New Jersey MVC Updates Gender Declaration Policy

(TRENTON) April 27, 2009 – New Jersey Motor Vehicle Commission (MVC) Chief Administrator Sharon A. Harrington today announced that customers who are preparing to undergo sexual reassignment will be permitted to change the gender status of their New Jersey Driver License to reflect the new gender that they have begun to identify with prior to surgery. The policy update reflects the understanding that sexual reassignment is an extended process for the transgender community.
“This simple update to MVC policy recognizes that many individuals begin presenting as their new gender long before surgery ever occurs,” said Harrington. “Our decision provides a more fair and consistent policy that will allow transgender customers to properly reflect the gender with which they identify.”

After working closely with the Gay, Bisexual, Lesbian, and Transgender(GBLT) community over many months, the MVC reexamined its policy on license gender markers and determined that it could amend it without negatively impacting the security measures already established under the Motor Vehicle Security & Customer Service Act, including 6 Point ID Verification. Under the policy update, a customer wishing to appropriately reflect his or her gender identity prior to surgery must formally submit a “Declaration of Change of Sex Designation” application, attesting to the gender that he or she considers themself to be.

“We applaud the MVC for its common sense and responsible solution to solve a problem that has been a Catch-22 for most transgender and intersex clients,” said Gender Rights Advocacy Association of New Jersey (GRAANJ) Political Coordinator Barbara Casbar Siperstein. “We expect the new MVC policy to set a standard for other states.”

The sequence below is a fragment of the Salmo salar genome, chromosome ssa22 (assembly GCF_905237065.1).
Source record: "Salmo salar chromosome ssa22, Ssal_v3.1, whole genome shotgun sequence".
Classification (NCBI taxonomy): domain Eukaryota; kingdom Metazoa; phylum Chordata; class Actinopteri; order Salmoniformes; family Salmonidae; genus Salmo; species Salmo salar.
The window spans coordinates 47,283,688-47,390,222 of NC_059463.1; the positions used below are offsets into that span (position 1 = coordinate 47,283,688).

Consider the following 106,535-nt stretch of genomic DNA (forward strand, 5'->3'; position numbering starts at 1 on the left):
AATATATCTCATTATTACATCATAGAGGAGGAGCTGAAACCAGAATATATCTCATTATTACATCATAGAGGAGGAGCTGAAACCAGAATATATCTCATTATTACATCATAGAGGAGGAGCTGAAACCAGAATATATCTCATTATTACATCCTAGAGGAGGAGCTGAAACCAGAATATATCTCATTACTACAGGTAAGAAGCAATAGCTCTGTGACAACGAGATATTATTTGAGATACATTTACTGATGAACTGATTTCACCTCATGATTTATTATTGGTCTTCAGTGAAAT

Prior to the policy update, customers who were in the process of undergoing sexual reassignment could not officially change the gender marker on their license until the process was complete. The MVC would only change the gender marker to reflect the appropriate gender upon the customer providing an amended birth certificate or submitting medical proof of sexual reassignment surgery. In a number of instances, an MVC customer presenting as the gender he or she was preparing to become had already undergone a legal name change, yet their birth certificate reflected the gender with which they no longer identified. A legal name change was not sufficient proof for a change in the gender marker.

Contact: Mike Horan/John Santana